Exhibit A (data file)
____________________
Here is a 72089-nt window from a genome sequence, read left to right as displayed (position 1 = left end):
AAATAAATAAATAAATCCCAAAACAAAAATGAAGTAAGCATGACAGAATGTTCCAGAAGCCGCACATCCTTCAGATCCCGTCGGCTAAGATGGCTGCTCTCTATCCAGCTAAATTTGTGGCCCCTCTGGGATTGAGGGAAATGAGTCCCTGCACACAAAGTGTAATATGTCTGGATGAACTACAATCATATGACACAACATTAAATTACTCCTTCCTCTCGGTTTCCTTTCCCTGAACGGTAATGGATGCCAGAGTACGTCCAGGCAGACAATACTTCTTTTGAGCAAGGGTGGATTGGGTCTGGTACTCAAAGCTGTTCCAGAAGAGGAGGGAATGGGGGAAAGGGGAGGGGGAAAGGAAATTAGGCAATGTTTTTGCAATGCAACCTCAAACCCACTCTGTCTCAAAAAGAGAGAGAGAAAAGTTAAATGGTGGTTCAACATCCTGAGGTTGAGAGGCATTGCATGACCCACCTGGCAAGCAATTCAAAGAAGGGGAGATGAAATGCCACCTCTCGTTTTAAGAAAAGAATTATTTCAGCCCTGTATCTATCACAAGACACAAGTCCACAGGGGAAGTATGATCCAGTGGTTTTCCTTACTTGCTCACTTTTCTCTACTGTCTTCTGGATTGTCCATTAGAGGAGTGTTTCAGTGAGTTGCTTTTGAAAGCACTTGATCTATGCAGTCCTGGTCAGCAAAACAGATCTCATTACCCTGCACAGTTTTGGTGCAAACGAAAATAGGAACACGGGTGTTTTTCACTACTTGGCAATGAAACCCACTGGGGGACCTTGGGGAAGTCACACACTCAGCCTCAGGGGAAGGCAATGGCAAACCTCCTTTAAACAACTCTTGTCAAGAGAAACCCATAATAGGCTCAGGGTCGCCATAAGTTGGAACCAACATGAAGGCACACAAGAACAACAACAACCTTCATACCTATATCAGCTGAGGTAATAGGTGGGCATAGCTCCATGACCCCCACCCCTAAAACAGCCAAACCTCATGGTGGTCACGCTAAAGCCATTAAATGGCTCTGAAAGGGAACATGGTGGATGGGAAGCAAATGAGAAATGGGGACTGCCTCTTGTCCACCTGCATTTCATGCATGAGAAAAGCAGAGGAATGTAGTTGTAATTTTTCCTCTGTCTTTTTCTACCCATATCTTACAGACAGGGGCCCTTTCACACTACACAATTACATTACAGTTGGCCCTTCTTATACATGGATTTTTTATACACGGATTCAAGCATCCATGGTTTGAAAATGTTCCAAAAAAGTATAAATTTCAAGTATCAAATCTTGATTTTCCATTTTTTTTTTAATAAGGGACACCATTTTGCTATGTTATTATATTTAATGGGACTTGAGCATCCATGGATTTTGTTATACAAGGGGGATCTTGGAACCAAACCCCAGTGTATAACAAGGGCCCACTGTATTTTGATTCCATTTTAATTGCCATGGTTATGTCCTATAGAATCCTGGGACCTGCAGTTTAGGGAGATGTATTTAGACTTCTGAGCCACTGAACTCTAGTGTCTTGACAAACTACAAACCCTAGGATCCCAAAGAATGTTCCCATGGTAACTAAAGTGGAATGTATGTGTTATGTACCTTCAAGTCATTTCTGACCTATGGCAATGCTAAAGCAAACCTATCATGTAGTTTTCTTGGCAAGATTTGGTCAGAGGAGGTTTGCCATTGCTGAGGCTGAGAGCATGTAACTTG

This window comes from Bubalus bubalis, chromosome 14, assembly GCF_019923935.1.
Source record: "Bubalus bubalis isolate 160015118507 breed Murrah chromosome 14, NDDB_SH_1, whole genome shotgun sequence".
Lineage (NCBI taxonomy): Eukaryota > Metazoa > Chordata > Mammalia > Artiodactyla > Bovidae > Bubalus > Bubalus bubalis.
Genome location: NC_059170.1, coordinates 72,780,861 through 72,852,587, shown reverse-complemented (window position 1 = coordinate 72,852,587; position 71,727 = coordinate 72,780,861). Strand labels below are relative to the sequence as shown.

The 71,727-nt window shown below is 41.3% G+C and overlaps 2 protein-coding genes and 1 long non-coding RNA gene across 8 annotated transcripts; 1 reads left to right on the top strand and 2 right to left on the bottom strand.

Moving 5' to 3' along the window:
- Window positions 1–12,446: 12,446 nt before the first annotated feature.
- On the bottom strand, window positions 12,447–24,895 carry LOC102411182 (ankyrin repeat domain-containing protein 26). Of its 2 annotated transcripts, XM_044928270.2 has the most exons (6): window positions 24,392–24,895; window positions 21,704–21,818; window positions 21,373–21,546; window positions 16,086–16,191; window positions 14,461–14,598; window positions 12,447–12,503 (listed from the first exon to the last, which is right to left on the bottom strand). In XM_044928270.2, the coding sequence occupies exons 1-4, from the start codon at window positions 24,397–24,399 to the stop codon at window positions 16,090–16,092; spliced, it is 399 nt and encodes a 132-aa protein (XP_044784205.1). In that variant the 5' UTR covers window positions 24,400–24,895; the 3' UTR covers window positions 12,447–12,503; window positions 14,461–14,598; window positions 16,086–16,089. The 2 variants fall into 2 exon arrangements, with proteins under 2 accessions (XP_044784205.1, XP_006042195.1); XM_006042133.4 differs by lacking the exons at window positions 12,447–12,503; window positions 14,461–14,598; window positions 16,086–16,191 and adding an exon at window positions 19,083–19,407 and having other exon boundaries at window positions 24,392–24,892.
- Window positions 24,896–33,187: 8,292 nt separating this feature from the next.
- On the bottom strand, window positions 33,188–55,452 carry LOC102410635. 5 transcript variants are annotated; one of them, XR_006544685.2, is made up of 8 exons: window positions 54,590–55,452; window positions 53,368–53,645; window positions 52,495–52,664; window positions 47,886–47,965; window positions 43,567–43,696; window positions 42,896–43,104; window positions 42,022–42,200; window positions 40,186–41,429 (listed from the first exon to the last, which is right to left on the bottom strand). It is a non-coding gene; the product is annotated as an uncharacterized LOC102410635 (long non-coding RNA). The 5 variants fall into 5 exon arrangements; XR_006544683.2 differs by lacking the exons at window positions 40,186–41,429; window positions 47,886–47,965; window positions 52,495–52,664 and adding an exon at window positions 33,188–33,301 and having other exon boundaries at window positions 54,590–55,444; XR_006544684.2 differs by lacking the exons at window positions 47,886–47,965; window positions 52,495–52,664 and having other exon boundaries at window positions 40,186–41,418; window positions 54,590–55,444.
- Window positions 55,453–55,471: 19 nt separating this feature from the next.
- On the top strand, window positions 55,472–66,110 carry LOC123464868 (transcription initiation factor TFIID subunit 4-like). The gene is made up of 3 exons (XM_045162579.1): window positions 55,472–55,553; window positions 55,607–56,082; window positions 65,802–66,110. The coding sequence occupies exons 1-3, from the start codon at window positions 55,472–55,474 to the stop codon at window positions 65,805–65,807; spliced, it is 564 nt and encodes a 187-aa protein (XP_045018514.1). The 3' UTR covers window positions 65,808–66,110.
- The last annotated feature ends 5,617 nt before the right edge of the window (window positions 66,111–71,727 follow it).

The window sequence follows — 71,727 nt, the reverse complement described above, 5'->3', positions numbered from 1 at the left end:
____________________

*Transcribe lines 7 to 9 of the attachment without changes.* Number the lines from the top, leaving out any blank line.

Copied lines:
The 71,727-nt window shown below is 41.3% G+C and overlaps 2 protein-coding genes and 1 long non-coding RNA gene across 8 annotated transcripts; 1 reads left to right on the top strand and 2 right to left on the bottom strand.

Moving 5' to 3' along the window:
- Window positions 1–12,446: 12,446 nt before the first annotated feature.